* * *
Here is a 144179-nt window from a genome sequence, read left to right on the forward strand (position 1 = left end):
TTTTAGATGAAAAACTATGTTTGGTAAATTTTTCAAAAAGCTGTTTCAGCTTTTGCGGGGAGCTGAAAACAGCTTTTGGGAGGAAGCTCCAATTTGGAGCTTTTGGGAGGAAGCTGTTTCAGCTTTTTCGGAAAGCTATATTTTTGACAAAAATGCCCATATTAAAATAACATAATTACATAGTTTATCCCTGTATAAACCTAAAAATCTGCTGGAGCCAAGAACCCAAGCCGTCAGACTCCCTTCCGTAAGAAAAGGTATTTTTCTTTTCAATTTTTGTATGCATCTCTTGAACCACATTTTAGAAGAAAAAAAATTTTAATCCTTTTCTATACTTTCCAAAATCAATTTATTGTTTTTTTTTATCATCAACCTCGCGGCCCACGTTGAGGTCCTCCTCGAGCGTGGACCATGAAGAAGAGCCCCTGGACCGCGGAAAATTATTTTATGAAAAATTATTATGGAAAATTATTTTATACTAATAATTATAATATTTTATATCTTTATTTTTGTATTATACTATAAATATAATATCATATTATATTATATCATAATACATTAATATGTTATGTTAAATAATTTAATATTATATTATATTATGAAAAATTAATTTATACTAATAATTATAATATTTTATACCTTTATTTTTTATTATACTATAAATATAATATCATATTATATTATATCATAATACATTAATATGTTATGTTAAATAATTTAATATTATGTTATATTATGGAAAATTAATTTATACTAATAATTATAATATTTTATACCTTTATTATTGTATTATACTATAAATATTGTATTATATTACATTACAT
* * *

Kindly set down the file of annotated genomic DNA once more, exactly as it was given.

Here is a 144179-nt window from a genome sequence, read left to right on the forward strand (position 1 = left end):
TTTTAGATGAAAAACTATGTTTGGTAAATTTTTCAAAAAGCTGTTTCAGCTTTTGCGGGGAGCTGAAAACAGCTTTTGGGAGGAAGCTCCAATTTGGAGCTTTTGGGAGGAAGCTGTTTCAGCTTTTTCGGAAAGCTATATTTTTGACAAAAATGCCCATATTAAAATAACATAATTACATAGTTTATCCCTGTATAAACCTAAAAATCTGCTGGAGCCAAGAACCCAAGCCGTCAGACTCCCTTCCGTAAGAAAAGGTATTTTTCTTTTCAATTTTTGTATGCATCTCTTGAACCACATTTTAGAAGAAAAAAAATTTTAATCCTTTTCTATACTTTCCAAAATCAATTTATTGTTTTTTTTTATCATCAACCTCGCGGCCCACGTTGAGGTCCTCCTCGAGCGTGGACCATGAAGAAGAGCCCCTGGACCGCGGAAAATTATTTTATGAAAAATTATTATGGAAAATTATTTTATACTAATAATTATAATATTTTATATCTTTATTTTTGTATTATACTATAAATATAATATCATATTATATTATATCATAATACATTAATATGTTATGTTAAATAATTTAATATTATATTATATTATGAAAAATTAATTTATACTAATAATTATAATATTTTATACCTTTATTTTTTATTATACTATAAATATAATATCATATTATATTATATCATAATACATTAATATGTTATGTTAAATAATTTAATATTATGTTATATTATGGAAAATTAATTTATACTAATAATTATAATATTTTATACCTTTATTATTGTATTATACTATAAATATTGTATTATATTACATTACAT